Create a web-based series about something most people think is boring but you think is interesting. It could truly be anything … as long as it has at least 5 (or more) parts, comprising a series. Maybe it’s a podcast, a short video series, an interview series, a quiet place for poetry, a blog or a newsletter … it stems from your pre-existing interests and curiosities. Or it’s a combination of those or something else entirely. You’ll create this series and publish it to the web as a simple, hand-coded website.
Project 2. Gathering
Design a gathering (a meeting of three or more people for a specific reason) which is somehow linked to your “Series” that creates a meaningful & memorable experience for its guests. Maybe this gathering is … a live event or performance of some sort, a reading with a Q&A, a participatory workshop or class, a celebration of some kind, or something associated with a holiday or pre-existing event but with your own spin attached. Remember some of the best virtual events you've attended. What made them great? Consider specific design choices such as invitation (Email? Snail mail / postcard? Billboard? Skywriter?), platform (Zoom? Gather.town? Twitch? Phone call? Something else entirely?) and guest list (who is this for?). Carry out the gathering.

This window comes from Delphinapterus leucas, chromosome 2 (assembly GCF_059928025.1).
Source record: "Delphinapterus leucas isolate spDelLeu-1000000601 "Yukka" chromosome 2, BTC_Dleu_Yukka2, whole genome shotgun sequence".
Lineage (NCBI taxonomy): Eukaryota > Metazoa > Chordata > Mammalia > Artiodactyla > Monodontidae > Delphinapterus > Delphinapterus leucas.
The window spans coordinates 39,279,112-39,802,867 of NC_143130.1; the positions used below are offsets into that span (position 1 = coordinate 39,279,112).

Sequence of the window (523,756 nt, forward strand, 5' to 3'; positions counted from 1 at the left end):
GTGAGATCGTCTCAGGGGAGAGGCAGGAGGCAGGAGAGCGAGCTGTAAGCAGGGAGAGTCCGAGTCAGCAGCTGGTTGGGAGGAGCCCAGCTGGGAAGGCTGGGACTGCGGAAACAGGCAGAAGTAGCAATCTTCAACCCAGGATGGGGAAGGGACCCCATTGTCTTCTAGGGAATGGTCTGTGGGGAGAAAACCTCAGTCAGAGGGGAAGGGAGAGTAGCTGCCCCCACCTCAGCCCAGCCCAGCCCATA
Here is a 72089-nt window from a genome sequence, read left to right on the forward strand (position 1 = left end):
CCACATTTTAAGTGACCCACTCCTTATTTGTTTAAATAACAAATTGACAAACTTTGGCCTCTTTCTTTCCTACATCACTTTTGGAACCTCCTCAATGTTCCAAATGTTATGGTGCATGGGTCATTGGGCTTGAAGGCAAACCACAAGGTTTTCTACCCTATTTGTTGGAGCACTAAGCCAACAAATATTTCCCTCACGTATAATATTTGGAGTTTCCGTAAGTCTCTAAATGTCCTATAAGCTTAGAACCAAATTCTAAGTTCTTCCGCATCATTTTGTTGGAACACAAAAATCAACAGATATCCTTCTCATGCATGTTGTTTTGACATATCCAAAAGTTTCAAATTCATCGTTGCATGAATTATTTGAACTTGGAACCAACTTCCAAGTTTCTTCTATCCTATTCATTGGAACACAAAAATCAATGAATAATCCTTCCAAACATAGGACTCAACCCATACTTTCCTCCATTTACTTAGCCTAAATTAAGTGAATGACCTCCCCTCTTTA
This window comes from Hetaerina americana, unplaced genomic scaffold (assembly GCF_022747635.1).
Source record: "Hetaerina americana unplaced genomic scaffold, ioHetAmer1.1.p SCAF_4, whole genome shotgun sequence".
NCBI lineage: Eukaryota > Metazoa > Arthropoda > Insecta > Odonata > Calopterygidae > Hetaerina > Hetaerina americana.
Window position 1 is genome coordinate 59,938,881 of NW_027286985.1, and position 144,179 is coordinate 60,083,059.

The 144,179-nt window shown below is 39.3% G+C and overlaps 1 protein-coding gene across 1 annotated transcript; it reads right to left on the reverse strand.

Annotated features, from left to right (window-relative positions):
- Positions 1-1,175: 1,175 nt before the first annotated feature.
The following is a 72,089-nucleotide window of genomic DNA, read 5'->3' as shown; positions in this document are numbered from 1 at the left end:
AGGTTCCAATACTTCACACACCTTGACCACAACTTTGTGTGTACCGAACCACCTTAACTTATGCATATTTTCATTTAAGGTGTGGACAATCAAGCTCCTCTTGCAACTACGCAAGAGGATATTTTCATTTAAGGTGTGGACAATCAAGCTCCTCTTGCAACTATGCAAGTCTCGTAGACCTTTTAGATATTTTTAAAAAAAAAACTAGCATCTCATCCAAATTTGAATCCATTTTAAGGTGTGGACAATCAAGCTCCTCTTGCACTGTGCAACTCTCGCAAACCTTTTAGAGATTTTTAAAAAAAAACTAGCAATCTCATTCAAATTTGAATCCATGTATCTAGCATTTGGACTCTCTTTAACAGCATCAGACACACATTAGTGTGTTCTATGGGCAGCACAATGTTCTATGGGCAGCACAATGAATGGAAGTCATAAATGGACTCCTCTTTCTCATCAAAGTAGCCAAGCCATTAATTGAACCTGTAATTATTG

Since much of this course is focused on technical skill-building, there’s a good chance your projects will still be works in progress even when they are “due.” This is natural, as the web is always under construction. says, "treat deadlines as lifelines."
For the above two projects, we’ll meet three separate times as a class to review progress (see below).
Use these sessions as opportunities to ask conceptual or technical questions to push your project further! Besides these sessions, I encourage everyone to regularly share work inside and outside of class.
Possible directions share — Come with three or more different ideas for the overall direction or concept for the project.